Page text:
**This post is a few days old, but due to connection issues I wasn’t able to upload it while traveling. I’ve returned to Boston by now, and I’m looking forward to my next adventure.**
The trains in Spain are preposterously fast. After our bus trip across the Portuguese border to Sevilla, Sophia and I have been blasting across the landscape at 300 kilometers per hour in super sleek carriages. It’s a good reminder that really anywhere you go, when you get outside of the bubble of cities and suburbs the world is composed of farms. From the window you can see rolling groves of orange trees, fields surrounded with electrified wire full of bulls dreaming of a day of reckoning in Pamplona, and tri-bladed windmills waiting for a latter day Don Quixote to strike them down.
We were only in Sevilla for one night, but what a night! Right now is the Feria de Abril, a massive fair that pulls people from all over Andalusia like a magnet. When we first got to the city I saw elaborately belled horses pulling carriages down main avenues and extravagantly dressed belles striding through the street in frilly flamenco dresses, and I honestly thought the whole thing was kind of hokey and begging for a photo op.
I was wrong! EVERYONE in the city is wholeheartedly into Feria, and it’s not for tourists at all. Sevilla’s finest families spend tens of thousands of euros renting horse carts, tailoring traditional clothes, and building casetas on the fairground. The casetas are temporary houses with front terraces, dance floors, fully stocked bars, and generator powered kitchens that families, businesses and political parties pay for and invite their friends to visit. Bouncers at the door of private casetas check the name of supplicants against the master list, and if you don’t know anyone inside you’re turned away, banished to the public casetas with the rest of the riff raff and out-of-towners. The result is a mix between a frat party and the opera Carmen: men in tailored suits lean on trees pulling on skinny cigarillos, women in fantastic dresses dance flamenco in shady tents, and kids in toreador costumes ride cantering horses through the crowds. Bouncers make sure that no one reels into a caseta that they aren’t invited to, and the party goes til dawn.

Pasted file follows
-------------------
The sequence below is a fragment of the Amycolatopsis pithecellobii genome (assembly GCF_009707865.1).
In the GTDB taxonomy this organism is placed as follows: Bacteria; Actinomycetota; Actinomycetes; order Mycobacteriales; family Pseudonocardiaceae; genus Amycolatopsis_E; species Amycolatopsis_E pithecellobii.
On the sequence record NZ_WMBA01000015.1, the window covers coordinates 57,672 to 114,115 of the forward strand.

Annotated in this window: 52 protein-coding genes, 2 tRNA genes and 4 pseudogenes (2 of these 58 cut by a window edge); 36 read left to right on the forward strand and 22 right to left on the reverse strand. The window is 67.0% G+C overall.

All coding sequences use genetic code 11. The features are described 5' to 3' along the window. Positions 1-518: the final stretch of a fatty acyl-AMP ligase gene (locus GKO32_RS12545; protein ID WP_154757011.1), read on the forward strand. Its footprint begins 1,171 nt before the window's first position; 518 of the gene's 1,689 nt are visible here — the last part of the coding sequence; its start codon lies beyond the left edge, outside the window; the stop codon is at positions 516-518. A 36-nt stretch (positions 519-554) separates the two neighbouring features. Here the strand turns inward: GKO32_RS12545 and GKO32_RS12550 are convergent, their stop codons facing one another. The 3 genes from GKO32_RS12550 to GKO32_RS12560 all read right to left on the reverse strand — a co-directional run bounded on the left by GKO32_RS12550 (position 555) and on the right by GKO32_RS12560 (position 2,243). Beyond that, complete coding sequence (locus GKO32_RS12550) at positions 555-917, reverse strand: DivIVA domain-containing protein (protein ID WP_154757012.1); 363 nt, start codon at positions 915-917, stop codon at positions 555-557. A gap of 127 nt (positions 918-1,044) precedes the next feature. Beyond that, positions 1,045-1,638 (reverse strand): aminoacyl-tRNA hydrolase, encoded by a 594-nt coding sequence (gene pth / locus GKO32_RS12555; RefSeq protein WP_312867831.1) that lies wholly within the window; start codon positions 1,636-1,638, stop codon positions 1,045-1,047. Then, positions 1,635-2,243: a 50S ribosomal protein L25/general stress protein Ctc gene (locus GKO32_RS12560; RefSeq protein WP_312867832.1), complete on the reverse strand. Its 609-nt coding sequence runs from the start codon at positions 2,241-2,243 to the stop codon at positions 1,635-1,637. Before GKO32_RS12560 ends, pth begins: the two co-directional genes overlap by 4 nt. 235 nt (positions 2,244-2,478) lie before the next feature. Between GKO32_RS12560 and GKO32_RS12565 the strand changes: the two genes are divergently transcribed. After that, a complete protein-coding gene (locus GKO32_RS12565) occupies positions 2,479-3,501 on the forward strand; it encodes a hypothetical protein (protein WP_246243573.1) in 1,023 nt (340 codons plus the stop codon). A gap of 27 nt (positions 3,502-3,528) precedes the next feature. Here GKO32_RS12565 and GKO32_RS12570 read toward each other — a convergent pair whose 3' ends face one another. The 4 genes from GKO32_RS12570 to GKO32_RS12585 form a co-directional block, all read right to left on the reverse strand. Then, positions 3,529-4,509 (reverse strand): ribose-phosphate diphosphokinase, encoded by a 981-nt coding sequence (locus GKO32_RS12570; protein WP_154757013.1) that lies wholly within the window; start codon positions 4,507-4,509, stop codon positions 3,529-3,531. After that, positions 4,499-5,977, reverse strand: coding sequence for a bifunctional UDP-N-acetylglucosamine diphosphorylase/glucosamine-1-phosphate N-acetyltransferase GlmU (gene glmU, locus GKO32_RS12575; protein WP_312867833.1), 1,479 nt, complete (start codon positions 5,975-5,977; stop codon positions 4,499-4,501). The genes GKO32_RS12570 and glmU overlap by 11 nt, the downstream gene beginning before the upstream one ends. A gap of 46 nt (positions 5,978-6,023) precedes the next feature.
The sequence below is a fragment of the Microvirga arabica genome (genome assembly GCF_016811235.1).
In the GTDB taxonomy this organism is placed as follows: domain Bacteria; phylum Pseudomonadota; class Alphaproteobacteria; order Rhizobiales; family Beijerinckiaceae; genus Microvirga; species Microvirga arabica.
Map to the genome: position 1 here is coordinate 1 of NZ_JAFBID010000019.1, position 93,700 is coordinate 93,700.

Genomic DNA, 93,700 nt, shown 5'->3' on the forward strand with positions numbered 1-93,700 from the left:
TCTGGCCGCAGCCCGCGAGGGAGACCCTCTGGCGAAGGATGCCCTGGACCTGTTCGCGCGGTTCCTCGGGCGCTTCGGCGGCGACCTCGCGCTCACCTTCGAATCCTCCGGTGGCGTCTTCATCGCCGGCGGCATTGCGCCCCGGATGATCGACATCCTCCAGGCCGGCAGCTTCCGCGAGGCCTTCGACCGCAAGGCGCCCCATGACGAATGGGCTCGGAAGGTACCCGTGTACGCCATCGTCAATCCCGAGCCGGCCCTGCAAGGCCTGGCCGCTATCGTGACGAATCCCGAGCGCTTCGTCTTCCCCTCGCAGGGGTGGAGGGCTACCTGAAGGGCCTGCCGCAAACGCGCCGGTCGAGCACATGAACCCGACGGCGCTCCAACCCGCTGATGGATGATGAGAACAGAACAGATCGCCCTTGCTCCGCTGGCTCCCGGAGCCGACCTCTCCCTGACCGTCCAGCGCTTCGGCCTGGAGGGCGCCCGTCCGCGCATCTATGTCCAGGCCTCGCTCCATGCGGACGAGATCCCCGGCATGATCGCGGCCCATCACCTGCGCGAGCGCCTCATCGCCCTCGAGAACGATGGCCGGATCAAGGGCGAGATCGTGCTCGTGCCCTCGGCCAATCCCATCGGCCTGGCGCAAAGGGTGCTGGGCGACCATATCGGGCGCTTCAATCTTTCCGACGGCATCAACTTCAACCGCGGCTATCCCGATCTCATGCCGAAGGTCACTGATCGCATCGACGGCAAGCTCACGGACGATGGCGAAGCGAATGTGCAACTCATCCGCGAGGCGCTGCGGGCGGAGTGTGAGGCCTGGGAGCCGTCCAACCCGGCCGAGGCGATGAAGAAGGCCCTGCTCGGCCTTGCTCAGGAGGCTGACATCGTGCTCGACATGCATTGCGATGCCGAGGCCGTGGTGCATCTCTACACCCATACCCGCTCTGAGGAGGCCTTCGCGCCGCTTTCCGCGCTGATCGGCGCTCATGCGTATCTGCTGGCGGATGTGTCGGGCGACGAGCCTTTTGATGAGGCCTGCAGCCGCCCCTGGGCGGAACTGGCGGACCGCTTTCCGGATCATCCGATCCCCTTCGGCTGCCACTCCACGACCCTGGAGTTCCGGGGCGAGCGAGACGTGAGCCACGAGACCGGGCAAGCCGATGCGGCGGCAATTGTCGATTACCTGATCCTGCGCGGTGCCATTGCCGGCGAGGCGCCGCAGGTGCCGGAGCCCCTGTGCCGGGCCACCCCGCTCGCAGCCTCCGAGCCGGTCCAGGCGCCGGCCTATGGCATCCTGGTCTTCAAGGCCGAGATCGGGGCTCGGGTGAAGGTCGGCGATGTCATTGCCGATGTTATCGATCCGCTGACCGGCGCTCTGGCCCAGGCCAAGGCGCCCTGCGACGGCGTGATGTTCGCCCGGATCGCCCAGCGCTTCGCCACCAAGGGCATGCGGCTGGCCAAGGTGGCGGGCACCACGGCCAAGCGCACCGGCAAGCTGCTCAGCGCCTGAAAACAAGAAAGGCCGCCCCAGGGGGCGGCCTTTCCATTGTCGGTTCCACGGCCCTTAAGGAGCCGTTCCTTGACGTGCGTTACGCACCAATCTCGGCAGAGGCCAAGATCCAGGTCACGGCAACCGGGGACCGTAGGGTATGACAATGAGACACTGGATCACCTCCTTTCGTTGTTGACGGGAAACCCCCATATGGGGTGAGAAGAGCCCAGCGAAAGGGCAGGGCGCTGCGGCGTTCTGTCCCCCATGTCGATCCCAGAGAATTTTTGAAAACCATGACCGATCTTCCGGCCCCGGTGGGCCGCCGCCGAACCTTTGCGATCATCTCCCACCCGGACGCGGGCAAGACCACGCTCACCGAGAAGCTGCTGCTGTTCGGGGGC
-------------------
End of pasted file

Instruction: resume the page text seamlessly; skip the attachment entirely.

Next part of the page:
From Sevilla we went to Madrid, where I met up with my high school friend David to watch eat tapas at a euro a plate and watch the Champions League clash between Real and Atletico Madrid. Real Madrid are funded by the Spanish monarchy, have won the Champions League 10 times, and have the swagger of a multibillion dollar football club. Atletico are a bunch of scrappy underdogs with few notable players, a stadium on a working class stretch of riverbank outside the city, and a serious can-do spirit. Game on!
We watched in a bar that was so loud that I considered asking the bartender to turn on the TV volume, until I walked past the TV and realized it was already turned on full blast. I was rooting for Atletico, a team that spends less on player salaries than Real Madrid spends on hair gel. The game was a scrappy affair. An Atletico player who broke his nose in the last match featured in the starting lineup, while Real Madrid players fell to the ground numerous times to receive medical treatment for sprained eyebrows and hurt feelings. Real scored the winning goal five minutes from full time, and true aficionados of football wept.
Tomorrow is another day, I guess. The next day Sophia and I saw the Guernica painting, a monumental homage to the suffering of the Basque people under the cruel fascist Franco’s regime, which put the soccer situation in perspective a little bit. I’m writing this now from a train that’s streaking towards Barcelona, where I’ll spend the weekend before flying home. I’m looking forward to a few days in Catalonia before returning to Boston.